Crooked Smile

Hello readers! So this will most likely be my last post until the new year! I know that my first post of 2018 will be all about resolutions and the ones I made in 2017, as well as the ones I made for 2018. So if you read my blog post, titled "Life Unexpected", you know I discussed how I was struggling with Bell's Palsy. Well, two weeks later and I can officially say I healed from it! I feel really silly for being down on myself about it, but it really did make me appreciate my face more. I was making updates throughout the days and weeks on my process on Twitter, and I was surprised how it helped and gave hope to people who are currently struggling with it. I figured I may as well blog about the experience and maybe it'll give some hope to new readers.

I won't go into the full details of how this all started, since I already discussed it in a post, so if you want to know all the details, I highly recommend you reading here. If you want me to honestly give you the nutshell of it, on December 14th, 2017, my lips and half of my face suddenly became numb. I was crying uncontrollably and on the verge of an anxiety attack, to the point where I went to the hospital. After being there for a little over two hours, the doctor diagnosed me with Bell's Palsy, and my heart sank. Now that I got you all caught up, I can talk about the experience.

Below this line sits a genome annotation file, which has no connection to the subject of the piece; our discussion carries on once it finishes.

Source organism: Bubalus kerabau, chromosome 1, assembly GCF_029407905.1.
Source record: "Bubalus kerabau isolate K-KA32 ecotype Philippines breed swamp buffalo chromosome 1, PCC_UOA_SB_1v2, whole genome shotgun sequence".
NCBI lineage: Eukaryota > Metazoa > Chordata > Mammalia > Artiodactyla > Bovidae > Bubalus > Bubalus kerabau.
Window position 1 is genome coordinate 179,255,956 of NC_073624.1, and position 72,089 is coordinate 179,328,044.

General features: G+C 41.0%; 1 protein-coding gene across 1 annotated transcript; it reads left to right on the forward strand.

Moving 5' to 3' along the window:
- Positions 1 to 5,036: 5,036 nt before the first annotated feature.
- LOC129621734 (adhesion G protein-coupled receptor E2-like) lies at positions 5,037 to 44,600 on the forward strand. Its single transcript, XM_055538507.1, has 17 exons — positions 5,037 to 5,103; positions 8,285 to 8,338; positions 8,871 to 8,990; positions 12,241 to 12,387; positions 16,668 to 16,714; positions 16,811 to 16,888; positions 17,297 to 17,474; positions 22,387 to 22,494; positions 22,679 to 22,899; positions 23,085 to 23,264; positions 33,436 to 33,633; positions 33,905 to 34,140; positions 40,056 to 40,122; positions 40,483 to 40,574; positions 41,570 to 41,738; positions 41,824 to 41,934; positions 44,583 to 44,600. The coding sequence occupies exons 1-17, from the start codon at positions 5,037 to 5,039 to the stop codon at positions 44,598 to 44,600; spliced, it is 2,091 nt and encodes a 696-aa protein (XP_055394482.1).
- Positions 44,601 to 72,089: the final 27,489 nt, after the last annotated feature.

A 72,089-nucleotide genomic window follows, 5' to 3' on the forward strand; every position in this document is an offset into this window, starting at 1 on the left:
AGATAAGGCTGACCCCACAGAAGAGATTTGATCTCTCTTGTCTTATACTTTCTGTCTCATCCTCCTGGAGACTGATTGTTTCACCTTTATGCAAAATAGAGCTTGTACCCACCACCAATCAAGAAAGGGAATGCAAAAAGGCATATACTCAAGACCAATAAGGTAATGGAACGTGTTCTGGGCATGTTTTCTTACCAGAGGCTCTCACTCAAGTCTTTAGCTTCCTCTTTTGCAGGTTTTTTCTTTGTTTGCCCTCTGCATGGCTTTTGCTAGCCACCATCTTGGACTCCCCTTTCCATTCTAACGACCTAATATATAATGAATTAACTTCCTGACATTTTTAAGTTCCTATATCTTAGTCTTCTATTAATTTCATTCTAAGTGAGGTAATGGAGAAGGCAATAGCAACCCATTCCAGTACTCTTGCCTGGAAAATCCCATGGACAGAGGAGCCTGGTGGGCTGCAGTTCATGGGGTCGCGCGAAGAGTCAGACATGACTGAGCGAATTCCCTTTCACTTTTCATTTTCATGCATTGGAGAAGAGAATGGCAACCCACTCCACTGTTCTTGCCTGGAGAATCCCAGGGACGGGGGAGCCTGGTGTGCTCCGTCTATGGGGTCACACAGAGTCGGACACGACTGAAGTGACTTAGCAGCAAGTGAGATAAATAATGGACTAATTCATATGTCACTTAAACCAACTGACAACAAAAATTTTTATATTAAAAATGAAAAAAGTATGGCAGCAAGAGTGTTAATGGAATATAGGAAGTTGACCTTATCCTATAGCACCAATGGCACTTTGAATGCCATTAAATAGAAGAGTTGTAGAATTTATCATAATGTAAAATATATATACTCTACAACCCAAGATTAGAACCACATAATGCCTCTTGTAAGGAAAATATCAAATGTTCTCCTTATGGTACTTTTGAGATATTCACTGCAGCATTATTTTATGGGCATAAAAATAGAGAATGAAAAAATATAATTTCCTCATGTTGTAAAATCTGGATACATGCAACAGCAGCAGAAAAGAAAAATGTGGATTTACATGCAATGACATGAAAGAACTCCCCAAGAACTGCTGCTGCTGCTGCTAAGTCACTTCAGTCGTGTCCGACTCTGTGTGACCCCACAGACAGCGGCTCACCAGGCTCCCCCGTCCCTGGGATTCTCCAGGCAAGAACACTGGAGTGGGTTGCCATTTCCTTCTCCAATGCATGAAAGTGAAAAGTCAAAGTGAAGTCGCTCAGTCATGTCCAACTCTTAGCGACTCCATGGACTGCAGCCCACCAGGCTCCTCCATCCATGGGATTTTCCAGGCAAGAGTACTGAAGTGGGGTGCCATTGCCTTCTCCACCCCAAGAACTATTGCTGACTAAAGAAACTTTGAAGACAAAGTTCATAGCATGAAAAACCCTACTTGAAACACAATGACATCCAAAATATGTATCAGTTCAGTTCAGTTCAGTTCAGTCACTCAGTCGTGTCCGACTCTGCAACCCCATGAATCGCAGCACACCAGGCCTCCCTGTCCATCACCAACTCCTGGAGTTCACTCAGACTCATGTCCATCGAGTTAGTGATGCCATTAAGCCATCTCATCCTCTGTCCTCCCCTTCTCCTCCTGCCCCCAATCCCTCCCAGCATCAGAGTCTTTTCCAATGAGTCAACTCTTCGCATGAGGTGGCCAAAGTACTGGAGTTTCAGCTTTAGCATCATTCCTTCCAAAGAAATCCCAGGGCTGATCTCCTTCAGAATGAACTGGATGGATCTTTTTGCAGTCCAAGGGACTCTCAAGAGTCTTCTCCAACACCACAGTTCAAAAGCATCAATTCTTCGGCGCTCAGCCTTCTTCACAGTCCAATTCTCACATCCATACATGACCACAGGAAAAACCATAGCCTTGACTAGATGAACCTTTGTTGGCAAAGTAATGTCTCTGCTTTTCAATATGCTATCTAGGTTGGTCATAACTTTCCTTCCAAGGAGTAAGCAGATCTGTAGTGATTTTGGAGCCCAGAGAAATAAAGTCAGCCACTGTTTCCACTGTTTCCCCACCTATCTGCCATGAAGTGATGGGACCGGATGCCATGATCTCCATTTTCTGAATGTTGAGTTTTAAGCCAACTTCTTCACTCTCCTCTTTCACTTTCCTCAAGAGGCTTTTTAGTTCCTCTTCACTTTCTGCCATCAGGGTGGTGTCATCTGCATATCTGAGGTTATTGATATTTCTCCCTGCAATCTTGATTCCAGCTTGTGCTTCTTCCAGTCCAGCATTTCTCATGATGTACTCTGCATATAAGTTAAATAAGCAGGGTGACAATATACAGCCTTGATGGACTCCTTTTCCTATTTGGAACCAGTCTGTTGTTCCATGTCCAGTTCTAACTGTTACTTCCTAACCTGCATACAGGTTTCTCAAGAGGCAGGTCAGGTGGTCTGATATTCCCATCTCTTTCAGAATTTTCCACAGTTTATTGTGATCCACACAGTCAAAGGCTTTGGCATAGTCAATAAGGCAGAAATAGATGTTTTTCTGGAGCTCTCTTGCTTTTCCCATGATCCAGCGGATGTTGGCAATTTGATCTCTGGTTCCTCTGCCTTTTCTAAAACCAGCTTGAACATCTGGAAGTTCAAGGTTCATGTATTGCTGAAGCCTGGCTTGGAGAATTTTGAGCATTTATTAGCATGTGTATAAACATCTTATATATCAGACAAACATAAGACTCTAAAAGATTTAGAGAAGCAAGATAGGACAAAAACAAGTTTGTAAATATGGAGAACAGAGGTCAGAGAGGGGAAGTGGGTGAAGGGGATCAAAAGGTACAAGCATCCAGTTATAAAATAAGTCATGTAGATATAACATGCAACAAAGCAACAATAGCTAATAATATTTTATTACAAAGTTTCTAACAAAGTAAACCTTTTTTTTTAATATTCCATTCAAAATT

Now, I already had issues when it came to my self esteem, but Bell's Palsy made all those issues ten times worse. I never saw myself so ugly as I did when I had it. I felt so disgusted when I looked in the mirror, embarrassed of myself, and was even afraid to look at people or talk to anyone. The doctor prescribed me with two medications: steroids and antibiotics. The steroids were for the Bell's Palsy, and the antibiotics were for my sinus infection (the nurse and I both believe that the reason I had Bell's Palsy may be due to my sinus infection getting worse, and personally, I also believe it's because I overdid it when it came to drinking sport drinks, which have a ton of sugar).